In the unadorned train compartment where I have my assigned upper berth, I immediately begin brain storming new ways to evade the overwhelming stench coming from the four squatting restrooms nearby, where mixtures of day old piss with excrement from over-spiced samosas happen to drift just to my sleeping spot, and no one else’s.
The obvious way out is to hold my dirty plaid collared shirt upon my nostrils to mollify the smell, but this proves ineffective. I spread deodorant beneath my nose, then mosquito repellent, then a jaw of pure flower extract that I bought for four dollars at a local market. Apparently, four drops of it in a 100ml bottle of alcohol will give you the exact ingredients for Calvin Klein’s Eternity.
But Eternity stands no chance against the toxicity coursing from those four bathrooms. I would rather inhale burning plastic, sniff it into my brain and possibly suffer some permanent loss of memory, than continue to bare that stench. Once the train really picks up speed, the smell weakens a bit, but only to taunt me with an ever more overpowering, odoriferous smell, re-energized by another relieved passenger’s contribution.
As my vision blurs I begin to see men like women, and women like men. Oh wait, it’s just a Hijra! She pats me on the knee in a gainly fashion. I know the drill, they tap you, you’re supposed to hand them at least five rupees, then they kiss the coin and say a namaste.
Just as I pull out a five rupee coin from my pocket, she pounds me on the shoulder, then smacks me on the face.
Am I bleeding? Was I just beat up by a woman or a man? I’ve heard some are eunuchs, that might make a difference.
Still in shock from this utter loss of manhood, I pull out even more change. She must have heard the other coins rattling inside my pocket. She moves to the next sucker and comely holds her hand in a kind namaste. When he refuses to pay her, we all laugh as she kicks him in the stomach.
When we arrive at the station early in the morning, and the other passengers begin infecting each other with their yawns, I squeeze on my dirty contacts and make out the name of the station: Egmore. The hell? I double-check my guidebook, but the station name isn’t there.
–This is the train to Bangalore? I ask a lean dark Indian with a small girl clutched in his left arm. Chennai, he tells me.
The one place every traveler I have met has told me not to go to. Chennai, says the guidebook, boring, skippable, do not waste your time in this shithole.
On the beach I run into a kind Christian Tamil, a young isolated student who attends Madras University, which faces us from across Marine drive. As the other boys throw his sandals into the breaking waves and then toss sticks into his backside, he responds with a meek smile and continues to talk to me as if he’s not in incredible pain. Why not hit back? I ask. He tells me that Christ would not hit back.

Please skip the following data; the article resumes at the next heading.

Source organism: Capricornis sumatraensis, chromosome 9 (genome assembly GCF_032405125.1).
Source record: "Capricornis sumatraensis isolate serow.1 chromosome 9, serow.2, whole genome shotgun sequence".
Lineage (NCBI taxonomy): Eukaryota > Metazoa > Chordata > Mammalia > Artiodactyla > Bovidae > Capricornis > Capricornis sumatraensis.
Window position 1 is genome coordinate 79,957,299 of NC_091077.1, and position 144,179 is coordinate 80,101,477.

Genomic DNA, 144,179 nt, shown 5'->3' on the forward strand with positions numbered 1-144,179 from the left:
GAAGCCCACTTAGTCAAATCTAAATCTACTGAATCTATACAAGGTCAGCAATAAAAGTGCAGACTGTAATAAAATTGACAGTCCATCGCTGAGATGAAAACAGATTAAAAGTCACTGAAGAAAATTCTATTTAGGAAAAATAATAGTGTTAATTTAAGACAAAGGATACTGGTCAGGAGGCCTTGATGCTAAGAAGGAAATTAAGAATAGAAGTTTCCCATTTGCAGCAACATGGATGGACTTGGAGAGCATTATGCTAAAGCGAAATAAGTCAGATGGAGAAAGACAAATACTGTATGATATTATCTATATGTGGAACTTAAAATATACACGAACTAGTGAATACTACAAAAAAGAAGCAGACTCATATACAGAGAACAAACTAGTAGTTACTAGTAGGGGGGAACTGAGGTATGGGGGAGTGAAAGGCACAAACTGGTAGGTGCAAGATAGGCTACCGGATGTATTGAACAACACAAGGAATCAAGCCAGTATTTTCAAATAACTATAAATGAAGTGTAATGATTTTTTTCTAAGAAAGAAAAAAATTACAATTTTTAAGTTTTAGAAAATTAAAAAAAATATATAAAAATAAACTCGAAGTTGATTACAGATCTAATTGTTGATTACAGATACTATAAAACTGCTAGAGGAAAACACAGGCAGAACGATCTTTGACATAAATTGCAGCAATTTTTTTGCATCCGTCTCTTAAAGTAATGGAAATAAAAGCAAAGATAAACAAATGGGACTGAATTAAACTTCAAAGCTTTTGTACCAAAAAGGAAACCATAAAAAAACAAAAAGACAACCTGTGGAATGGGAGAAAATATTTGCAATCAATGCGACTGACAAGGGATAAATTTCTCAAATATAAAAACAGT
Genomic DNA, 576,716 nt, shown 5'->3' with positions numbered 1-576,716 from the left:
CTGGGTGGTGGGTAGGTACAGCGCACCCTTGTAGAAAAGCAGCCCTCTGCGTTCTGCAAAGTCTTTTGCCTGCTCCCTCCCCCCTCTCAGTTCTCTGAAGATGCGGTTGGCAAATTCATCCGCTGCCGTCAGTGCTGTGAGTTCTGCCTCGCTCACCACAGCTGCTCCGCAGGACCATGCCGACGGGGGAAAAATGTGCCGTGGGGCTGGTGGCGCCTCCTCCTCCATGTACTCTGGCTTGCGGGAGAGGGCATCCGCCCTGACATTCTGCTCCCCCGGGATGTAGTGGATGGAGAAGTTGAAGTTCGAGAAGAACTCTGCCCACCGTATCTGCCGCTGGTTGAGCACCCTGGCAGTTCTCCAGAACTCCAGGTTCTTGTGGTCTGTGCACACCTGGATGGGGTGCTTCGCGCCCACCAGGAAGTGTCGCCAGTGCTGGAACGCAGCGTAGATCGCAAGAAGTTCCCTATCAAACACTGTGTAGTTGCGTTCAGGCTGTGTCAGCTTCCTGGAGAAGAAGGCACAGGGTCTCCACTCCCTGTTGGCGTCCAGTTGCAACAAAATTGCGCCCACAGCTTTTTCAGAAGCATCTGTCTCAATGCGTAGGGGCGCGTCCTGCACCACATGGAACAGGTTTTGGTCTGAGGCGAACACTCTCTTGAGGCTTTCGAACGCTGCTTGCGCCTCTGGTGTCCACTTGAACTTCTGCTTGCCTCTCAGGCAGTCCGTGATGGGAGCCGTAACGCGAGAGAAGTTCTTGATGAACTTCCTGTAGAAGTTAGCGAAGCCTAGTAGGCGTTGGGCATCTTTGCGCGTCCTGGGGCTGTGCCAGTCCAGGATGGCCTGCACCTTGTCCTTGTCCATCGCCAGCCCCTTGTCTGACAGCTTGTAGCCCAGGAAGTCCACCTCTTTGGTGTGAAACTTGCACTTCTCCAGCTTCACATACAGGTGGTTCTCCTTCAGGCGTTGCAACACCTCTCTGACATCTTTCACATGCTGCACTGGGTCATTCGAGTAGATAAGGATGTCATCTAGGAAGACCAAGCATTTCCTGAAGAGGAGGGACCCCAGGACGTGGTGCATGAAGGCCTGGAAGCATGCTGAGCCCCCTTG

We meet two Gujuratis in the construction business.
–Don’t the women swim? I ask them all, referring to the estrogen-absent waters.
–Women can swim too! Look! They point to an old woman with her feet in the water, her arms holding her pink sari just above her knees, the undertoe dragging sand against her shins.
–That’s not swimming.
As with Mumbai, the draw of the slums here isn’t so much in the squalid quarters of its inhabitants, but the close proximity of the slums with symbols of major affluence. Mumbai’s Dharvati slums lie directly across posh apartment complexes thirty stories in the air; Delhi’s slums encroach upon government buildings and great monuments. In Chennai, I visit slums of extreme dearth, located literally across the street from gigantic golf courses.
Of Chennai, the guidebook says “the city still has many slums but is also developing dynamic new-town suburbs, a rash of air-conditioned shopping malls and some of the best restaurants in India.”
Let’s think about this word “but.” Why not because of, due to the fact, or with shocking indifference to these slums, or, at least, giving up any notion of responsibility over its inhabitants, the government of Chennai…etc.
On the bus out of Chennai, a frump in a sari puts her finger on the ipod I’m playing with, touches the side of my cheek with her right hand and rapaciously grabs my thigh with her left, then shoves my face into her cleavage. Though I’m not one to complain about this type of public indecency or promiscuity, I still struggle in her eerily strong arms, as the glass seashell on her necklace is digging into my forehead and it’s difficult to breath under her soppy breasts. She lets me go, laughs, and continues to grab my limbs, shoving my face into different folds of her body until I realize what’s happening and pay her twenty rupees to stop.